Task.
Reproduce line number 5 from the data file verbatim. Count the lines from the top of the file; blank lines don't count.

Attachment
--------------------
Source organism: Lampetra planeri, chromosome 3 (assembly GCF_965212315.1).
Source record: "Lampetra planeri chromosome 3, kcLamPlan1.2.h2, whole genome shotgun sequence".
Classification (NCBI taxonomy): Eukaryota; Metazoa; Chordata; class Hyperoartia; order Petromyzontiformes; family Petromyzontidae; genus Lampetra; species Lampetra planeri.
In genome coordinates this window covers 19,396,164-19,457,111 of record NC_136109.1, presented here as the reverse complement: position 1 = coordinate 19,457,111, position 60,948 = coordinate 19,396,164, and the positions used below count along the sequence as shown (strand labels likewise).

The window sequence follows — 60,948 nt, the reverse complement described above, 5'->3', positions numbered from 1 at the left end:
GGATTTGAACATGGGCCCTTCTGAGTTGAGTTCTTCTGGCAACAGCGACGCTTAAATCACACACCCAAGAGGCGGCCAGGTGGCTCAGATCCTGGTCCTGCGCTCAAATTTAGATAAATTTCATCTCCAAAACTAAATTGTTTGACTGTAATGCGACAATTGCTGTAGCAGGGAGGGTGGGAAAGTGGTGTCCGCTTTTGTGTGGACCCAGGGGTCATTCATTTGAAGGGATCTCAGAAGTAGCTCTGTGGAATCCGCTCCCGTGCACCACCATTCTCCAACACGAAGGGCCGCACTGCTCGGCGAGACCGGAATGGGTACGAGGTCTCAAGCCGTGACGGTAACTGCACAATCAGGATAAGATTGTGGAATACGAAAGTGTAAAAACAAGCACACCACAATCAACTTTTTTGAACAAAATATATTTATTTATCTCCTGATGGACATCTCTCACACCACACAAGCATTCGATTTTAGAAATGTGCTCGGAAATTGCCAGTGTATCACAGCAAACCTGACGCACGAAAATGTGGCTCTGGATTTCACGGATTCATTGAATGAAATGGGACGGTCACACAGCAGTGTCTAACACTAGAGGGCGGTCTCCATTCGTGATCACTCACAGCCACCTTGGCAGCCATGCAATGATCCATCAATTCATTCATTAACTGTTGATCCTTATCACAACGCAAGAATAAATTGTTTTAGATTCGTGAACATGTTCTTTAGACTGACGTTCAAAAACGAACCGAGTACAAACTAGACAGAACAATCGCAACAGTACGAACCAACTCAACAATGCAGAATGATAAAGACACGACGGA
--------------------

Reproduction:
The window sequence follows — 60,948 nt, the reverse complement described above, 5'->3', positions numbered from 1 at the left end: